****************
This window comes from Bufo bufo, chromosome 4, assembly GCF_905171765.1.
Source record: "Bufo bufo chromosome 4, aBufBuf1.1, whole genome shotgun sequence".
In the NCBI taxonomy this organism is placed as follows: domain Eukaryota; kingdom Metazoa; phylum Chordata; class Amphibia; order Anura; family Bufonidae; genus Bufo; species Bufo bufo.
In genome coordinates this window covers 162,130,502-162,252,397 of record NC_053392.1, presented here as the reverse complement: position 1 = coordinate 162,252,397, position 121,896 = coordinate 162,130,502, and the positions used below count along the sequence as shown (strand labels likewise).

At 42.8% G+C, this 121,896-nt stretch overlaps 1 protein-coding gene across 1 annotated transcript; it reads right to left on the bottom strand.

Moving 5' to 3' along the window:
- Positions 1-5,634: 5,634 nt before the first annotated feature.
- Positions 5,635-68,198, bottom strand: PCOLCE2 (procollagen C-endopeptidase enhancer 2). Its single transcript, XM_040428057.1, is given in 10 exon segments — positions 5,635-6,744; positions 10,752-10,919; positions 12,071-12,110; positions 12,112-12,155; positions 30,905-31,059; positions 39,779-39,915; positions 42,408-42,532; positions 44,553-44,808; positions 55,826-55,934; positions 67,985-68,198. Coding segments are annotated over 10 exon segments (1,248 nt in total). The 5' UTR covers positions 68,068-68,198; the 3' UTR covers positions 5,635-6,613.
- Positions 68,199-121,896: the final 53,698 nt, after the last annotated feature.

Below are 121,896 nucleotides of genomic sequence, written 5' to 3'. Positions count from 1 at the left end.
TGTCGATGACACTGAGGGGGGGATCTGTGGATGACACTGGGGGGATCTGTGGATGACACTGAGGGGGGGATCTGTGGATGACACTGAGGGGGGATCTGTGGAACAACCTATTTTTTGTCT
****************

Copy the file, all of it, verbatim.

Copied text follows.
This window comes from Bufo bufo, chromosome 4, assembly GCF_905171765.1.
Source record: "Bufo bufo chromosome 4, aBufBuf1.1, whole genome shotgun sequence".
In the NCBI taxonomy this organism is placed as follows: domain Eukaryota; kingdom Metazoa; phylum Chordata; class Amphibia; order Anura; family Bufonidae; genus Bufo; species Bufo bufo.
In genome coordinates this window covers 162,130,502-162,252,397 of record NC_053392.1, presented here as the reverse complement: position 1 = coordinate 162,252,397, position 121,896 = coordinate 162,130,502, and the positions used below count along the sequence as shown (strand labels likewise).

At 42.8% G+C, this 121,896-nt stretch overlaps 1 protein-coding gene across 1 annotated transcript; it reads right to left on the bottom strand.

Moving 5' to 3' along the window:
- Positions 1-5,634: 5,634 nt before the first annotated feature.
- Positions 5,635-68,198, bottom strand: PCOLCE2 (procollagen C-endopeptidase enhancer 2). Its single transcript, XM_040428057.1, is given in 10 exon segments — positions 5,635-6,744; positions 10,752-10,919; positions 12,071-12,110; positions 12,112-12,155; positions 30,905-31,059; positions 39,779-39,915; positions 42,408-42,532; positions 44,553-44,808; positions 55,826-55,934; positions 67,985-68,198. Coding segments are annotated over 10 exon segments (1,248 nt in total). The 5' UTR covers positions 68,068-68,198; the 3' UTR covers positions 5,635-6,613.
- Positions 68,199-121,896: the final 53,698 nt, after the last annotated feature.

Below are 121,896 nucleotides of genomic sequence, written 5' to 3'. Positions count from 1 at the left end.
TGTCGATGACACTGAGGGGGGGATCTGTGGATGACACTGGGGGGATCTGTGGATGACACTGAGGGGGGGATCTGTGGATGACACTGAGGGGGGATCTGTGGAACAACCTATTTTTTGTCT